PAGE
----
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Reviews : German Last Updated: Aug 21st, 2020 - 13:06:35

Fokker F.1. Roden kit 017. 1/72nd
By Clarence Wentzel. IPMS USA
Apr 16, 2006, 10:47

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Roden have recently added to the excellent line of well executed World War I aircraft that they received from Toko. Two of the new models are the Fokker Dr.1 and the Fokker F.1. F.1 was the designation initially given to the Fokker Triplane and was applied to the first four aircraft. Two of these, numbers 102 and 103, were sent to the front for in-service testing and were assigned to Jasta 11. Number 102 was flown by Manfred von Richthofen and also by the Oblt. Kurt Wolff. Oblt. Wolff was killed in this aircraft. Number 103 was flown by Lt. Werner Voss who scored several victories before losing his life in an epic battle with six British aces from 56 Squadron flying SE-5 fighters. Voss inflicted damage, some serious on all of the aircraft before falling victim to the guns of Lt. Arthur Rhys-Davids. Afterwards, Maj. McCudden said; "His flying was wonderful, his courage magnificent and in my opinion he is the bravest German airman whom it has been my privilege to see fight". I had to add Voss' airplane to my collection.

The F.1 differed externally from the Dr.1 by having different shaped ailerons, a curved shape to the horizontal stabilizer, and the lack of wing tip skids. As a reference, I utilized the Windsock Datafile Special - Fokker Dr.1. Very good multiple view drawings are provided in 1/48 and 1/72 scale. The Roden kit provides two sets of ailerons, the correct F.1 version and also one used on later Dr.1 models. A check against the three view in the datafile indicated that the model was accurate in dimension and outline except that the curved edges of the horizontal stabilizer were not provided. I performed some minor reshaping of the kit part but it is not exactly correct. I would have to scratch build a new part be 100% accurate. I chose not to. The kit provides a good representation of the welded tube structure inside the fuselage as well as reasonable representations of the throttle and other interior instruments. The only addition that I made was to add stretched sprue to represent diagonal wire bracing. I have read reviews that indicated that the cowling is not correct for the F.1 but I was unable to find any fault with the kit parts.

The sequence that I used was to build the fuselage first. I installed parts 15 and 16 before assembling the two fuselage halves. Also, remember to install part 3 before mounting the middle wing. With the fuselage and cockpit complete, I then mounted the middle wing. It mounts solidly onto the fuselage and is easy to get level and straight. When dry, I turned the assembly upside down and prepared to glue the lower wings in place. The struts and lower wings were then added and were visually aligned, horizontally, vertically and fore and aft. Make sure that both struts are the same angle. When this assembly is dry, I added the upper wings, using only the struts initially. Again, make sure that all wings are aligned. I then planned to add the cabane struts to the correctly aligned assembly. I was not able to separate these parts from the sprue so I used stretched sprue to provide the cabanes. The remainder of the parts went together well.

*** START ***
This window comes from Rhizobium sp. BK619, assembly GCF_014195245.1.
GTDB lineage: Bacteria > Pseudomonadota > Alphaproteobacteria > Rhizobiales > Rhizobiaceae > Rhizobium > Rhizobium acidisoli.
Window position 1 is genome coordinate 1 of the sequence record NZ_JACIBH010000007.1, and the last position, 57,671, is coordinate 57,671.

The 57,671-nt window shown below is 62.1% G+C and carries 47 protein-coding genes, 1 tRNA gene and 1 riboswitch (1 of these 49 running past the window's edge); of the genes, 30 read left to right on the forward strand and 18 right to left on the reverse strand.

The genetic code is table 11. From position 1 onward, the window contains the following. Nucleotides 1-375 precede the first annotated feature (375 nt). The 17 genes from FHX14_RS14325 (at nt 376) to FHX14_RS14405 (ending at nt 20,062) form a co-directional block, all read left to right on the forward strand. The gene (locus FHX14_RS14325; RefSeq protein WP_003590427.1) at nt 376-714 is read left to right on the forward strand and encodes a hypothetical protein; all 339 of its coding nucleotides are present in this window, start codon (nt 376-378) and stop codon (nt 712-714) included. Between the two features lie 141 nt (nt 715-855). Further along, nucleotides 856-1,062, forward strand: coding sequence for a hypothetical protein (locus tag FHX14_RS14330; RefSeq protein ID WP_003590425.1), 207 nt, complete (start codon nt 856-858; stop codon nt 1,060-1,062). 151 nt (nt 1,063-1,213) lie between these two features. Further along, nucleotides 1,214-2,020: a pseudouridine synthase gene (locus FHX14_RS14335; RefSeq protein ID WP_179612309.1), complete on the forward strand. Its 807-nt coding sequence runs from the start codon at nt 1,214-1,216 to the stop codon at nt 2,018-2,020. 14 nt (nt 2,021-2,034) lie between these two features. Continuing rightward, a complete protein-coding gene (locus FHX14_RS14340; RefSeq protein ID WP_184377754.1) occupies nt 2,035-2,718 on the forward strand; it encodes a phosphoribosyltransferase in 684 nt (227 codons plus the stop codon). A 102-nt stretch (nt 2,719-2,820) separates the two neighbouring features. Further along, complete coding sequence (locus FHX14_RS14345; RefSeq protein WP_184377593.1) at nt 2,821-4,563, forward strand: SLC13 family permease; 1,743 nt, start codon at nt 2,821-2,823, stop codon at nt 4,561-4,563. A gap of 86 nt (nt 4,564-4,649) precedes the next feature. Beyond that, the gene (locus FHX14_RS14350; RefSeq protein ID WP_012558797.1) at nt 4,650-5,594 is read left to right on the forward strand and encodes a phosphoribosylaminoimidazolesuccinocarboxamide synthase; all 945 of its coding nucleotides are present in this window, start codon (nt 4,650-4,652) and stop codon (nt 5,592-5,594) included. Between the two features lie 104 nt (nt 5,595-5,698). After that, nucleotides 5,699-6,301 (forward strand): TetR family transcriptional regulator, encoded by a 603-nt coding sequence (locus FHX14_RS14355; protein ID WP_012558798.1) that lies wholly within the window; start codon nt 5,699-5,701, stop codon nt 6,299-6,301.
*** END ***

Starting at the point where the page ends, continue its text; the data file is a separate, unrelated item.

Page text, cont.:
The directions from Roden indicated that the airplane was painted matt steel gray overall with olive drab hand brushed over the upper surfaces. They also directed to paint the cowl and wheel hubs matt red brown. Most references that I have seen indicate that Fokker Triplanes were painted a turquoise overall. I had the Methuen references from the Dr.1 book and which were reportedly taken from samples of Fokker Dr.1 fabric. Another good reference book, "Windsock Fabric Special no.1, von Richthofen's Flying Circus", confirms the Methuen values and provides F.S. approximations. Turquoise was listed as FS 24241 while Olive Brown was listed as 14084. I mixed the turquoise from Testors Model Masters enamels using 50% no. 1722 Duck Egg Blue, 30% no. 1108 Light Blue (the square bottle) and 20% no. 1716 Pale Green. I used Aeromaster no. 9040 Olive Drab for the hand painted over coat. I used a stiff ½ inch wide brush to apply the OD. I used a coat of Future between the turquoise and the OD to prevent mixing of the colors.

Most references had previously indicated that the cowl of Lt. Voss' F.1 was overall Olive Brown although one reference indicated that it was yellow, a marking of Jasta 11. Following a review of all my available photos I concluded that his cowl must be Olive Brown. This color best matched the hand painted over color and provided a difference to the fact that was painted on Voss' cowl.

Being in a masochistic mood, I checked out the flying wire configuration of the F.1. It seemed simple so I added the cross bracing wires to the undercarriage and to the upper wing from thin stainless steel wire. The horizontal stabilizer had two holes for control wires to go through and the fuselage indicated the location of all of the rudder and elevator cables. As a result, I added short horns to the ailerons, elevators and rudder and glued short lengths of wire at all locations. Easier said than done but an improvement to the looks of the model. When I build another Dr.1 for my collection, I will plan ahead and glue the horns to the control surfaces early so that they are stronger and better aligned.

All in all, I was pleased with this kit and the final appearance of the model. I will be adding more Dr.1s and other Toko/Roden models to my collection.



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